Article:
Author:
MBA Research and Curriculum Center
Subject:
Career and Technical Education, Business and Information Technology, Marketing, Management and Entrepreneurship, Economics
Material Type:
Lesson Plan
Level:
Middle School, High School
Tags:
  • Economics
  • Entrepreneurship
  • Global Business
  • International Business
  • Project
  • Project Based Learning
  • Project Management
  • Project Management Tools
    License:
    Creative Commons Attribution Non-Commercial
    Language:
    English
    Media Formats:
    Downloadable docs

    Education Standards

    To Have & To Hold - Project with Rubric

    Overview

    Project Description:

     

    This project introduces students to entrepreneurship as well as economic systems, developing nations, and transitional economies. Each team will conduct thorough research on the economies of three diverse nations and determine which of those countries is most hospitable and supportive of entrepreneurship and private business ownership. After identifying which of the three is most ideal for entrepreneurship, the team will create promotional pieces of its choice (e.g., television commercial, series of advertisements, podcast, etc.) to persuade would-be entrepreneurs to start their businesses in that particular country.

    The attached project document (found in the Resource Library) includes step-by-step instructions, templates, briefings, resources, and rubrics to help guide the project.

     

    Driving Question:

     

    Which countries are most supportive of entrepreneurship and personal business ownership?

     

    Timeframe:

     

    2 weeks

    Entry Event

    Give each student a small post-it note and ask him/her to think of an object that starts with the same letter as their last name (e.g., F = fence, H = hat, etc.). Students should write that word on the post-it note and stick the note on their forehead. Instruct students to walk around the room and combine their word with someone else’s to create something new. Examples might include rock + chair = a spongy mat to put on top of rocks to transform into a chair, or deck + Legos = a put-it-together adjustable wooden deck that can be dismantled and stored. If any students are stumped, assist them in coming up with new product ideas. Have each pair explain to the class the new product that it made and award a prize (e.g., sticker, candy, etc.) to the team with the most innovative idea. Repeat this process as many times as desired.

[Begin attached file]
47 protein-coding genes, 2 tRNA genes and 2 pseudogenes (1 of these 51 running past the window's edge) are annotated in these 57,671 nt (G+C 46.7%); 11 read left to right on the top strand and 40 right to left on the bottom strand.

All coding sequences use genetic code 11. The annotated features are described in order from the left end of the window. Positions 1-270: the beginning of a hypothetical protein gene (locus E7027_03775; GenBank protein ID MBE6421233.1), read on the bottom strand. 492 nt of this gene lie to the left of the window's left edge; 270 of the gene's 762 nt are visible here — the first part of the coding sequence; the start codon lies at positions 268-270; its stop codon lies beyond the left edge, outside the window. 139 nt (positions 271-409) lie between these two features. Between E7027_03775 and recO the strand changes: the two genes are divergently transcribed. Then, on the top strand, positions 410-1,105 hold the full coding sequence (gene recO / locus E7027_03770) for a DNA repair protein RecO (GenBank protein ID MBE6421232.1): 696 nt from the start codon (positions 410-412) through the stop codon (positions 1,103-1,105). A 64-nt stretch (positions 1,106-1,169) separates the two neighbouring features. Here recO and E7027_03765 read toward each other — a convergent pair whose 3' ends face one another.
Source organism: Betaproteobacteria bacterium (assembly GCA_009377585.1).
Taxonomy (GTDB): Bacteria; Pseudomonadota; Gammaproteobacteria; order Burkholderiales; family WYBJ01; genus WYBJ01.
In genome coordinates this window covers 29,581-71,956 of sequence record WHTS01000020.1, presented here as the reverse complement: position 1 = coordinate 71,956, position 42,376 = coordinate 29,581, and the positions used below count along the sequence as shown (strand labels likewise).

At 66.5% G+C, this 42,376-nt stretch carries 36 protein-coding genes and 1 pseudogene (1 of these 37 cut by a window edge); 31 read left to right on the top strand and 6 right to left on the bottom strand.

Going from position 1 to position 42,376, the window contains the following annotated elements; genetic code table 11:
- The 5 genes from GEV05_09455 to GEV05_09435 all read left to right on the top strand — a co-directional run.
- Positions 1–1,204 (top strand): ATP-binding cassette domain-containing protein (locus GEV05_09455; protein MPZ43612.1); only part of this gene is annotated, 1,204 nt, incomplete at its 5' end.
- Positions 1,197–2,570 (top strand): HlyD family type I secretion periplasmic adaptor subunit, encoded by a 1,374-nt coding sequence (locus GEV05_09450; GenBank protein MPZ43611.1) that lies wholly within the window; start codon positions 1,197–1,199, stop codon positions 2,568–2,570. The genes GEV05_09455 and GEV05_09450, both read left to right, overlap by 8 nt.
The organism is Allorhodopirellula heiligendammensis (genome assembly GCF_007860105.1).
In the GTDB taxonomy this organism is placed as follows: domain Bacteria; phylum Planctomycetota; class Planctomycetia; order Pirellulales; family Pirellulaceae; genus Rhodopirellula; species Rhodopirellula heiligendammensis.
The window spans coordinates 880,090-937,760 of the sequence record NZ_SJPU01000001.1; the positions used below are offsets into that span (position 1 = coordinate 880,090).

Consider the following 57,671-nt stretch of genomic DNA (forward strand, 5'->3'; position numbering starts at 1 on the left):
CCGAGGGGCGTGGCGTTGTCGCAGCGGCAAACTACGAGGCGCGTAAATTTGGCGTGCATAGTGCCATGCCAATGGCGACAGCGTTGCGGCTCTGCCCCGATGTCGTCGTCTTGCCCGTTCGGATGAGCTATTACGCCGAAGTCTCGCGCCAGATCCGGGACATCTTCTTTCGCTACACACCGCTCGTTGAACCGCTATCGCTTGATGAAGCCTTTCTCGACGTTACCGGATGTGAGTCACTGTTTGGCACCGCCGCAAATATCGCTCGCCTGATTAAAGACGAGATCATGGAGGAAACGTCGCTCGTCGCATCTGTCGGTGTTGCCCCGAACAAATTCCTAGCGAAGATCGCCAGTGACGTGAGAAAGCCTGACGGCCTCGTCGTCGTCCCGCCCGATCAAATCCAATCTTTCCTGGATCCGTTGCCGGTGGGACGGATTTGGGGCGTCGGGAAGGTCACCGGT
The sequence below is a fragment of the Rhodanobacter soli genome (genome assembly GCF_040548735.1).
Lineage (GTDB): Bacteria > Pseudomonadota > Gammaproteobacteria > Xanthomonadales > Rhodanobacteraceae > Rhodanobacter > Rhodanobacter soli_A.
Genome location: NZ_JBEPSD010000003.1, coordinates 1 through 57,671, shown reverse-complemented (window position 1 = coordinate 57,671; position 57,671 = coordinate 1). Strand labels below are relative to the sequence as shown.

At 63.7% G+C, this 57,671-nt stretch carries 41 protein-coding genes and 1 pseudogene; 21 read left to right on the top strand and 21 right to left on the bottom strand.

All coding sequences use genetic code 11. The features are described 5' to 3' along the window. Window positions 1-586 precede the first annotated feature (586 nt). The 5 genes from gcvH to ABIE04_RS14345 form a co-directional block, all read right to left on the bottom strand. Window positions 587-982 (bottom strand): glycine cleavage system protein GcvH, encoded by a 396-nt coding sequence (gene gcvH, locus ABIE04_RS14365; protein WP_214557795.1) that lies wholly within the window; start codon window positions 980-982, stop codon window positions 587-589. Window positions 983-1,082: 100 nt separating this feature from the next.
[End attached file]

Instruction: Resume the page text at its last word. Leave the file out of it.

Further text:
NOTE: The post-it note icebreaker activity comes from the article Brainstorming Sessions Icebreakers by Michael Michalko, found at http://www.creativitypost.com/create/brainstorming_sessions_icebreakers

    Your instructor will give you a small post-it note. Think of an object that starts with the same letter as your last name (e.g., F = fence, H = hat, etc.). Write that word on the post-it note and stick the note on your forehead. Walk around the room and combine your word with someone else’s to create something new. Examples might include rock + chair = a spongy mat to put on top of rocks to transform into a chair, or deck + Legos = a put-it-together adjustable wooden deck that can be dismantled and stored. Then, explain to the class the new product that you and your partner made.

    After completing this activity, lead a class discussion about the connection between entrepreneurship and what they just did (i.e., entrepreneurship often involves the development of new products and ideas). Then ask students to consider what support they received during the exercise (e.g., directions, supplies, space to move around, assistance from the teacher and other classmates, rewards, etc.) and how the activity might have turned out differently without this support. Explain to the class that just as you provided support to students during the activity, some governments provide assistance to entrepreneurs interested in starting new businesses, while other governments may not even approve of private business ownership. Finally, explain that the government’s view of entrepreneurship typically depends on the country’s economic system.

    Participate a class discussion about the connection between entrepreneurship and what you just did. Then, consider what support you received during the exercise (e.g., directions, supplies, space to move around, assistance from the teacher and other classmates, rewards, etc.) and how the activity might have turned out differently without this support.

    Select Countries to Research

    Students should work in teams of three for this project. Each team of students should select one country from each of the following three columns to research.

    Work in a team of three. Select one country from each of the following three columns to research:

    A

    B

    C

    Bolivia

    China

    Cuba

    Laos

    North Korea      

    Vietnam

    Australia

    Canada

    Finland

    Germany

    Japan

    South Africa 

    Albania

    Armenia

    Chad

    Guatemala

     India

    Sri Lanka

     

    Develop Project Charter

    Each team should use the template provided to describe the project; develop a milestone schedule; and determine the team’s operating principles.

    Use the template provided to describe the project; develop a milestone schedule; and determine the team’s operating principles.

    Define Project Scope

    Each team should define the scope of both the project and project products. Students should also clearly identify what will be included vs. what will be excluded from the project and products.

    Define the scope of both the project and project products. Clearly identify what will be included vs. what will be excluded from the project and products.

    Develop Work Breakdown Structure

    Each team should create a work breakdown structure (WBS). The WBS is a detailed listing of all of the things that must be delivered and all of the activities that must be carried out to complete the project. The WBS breaks the project deliverables into smaller and smaller chunks of work, called work packages. After identifying all of its work packages, each team should put its work packages in a logical order for completing the project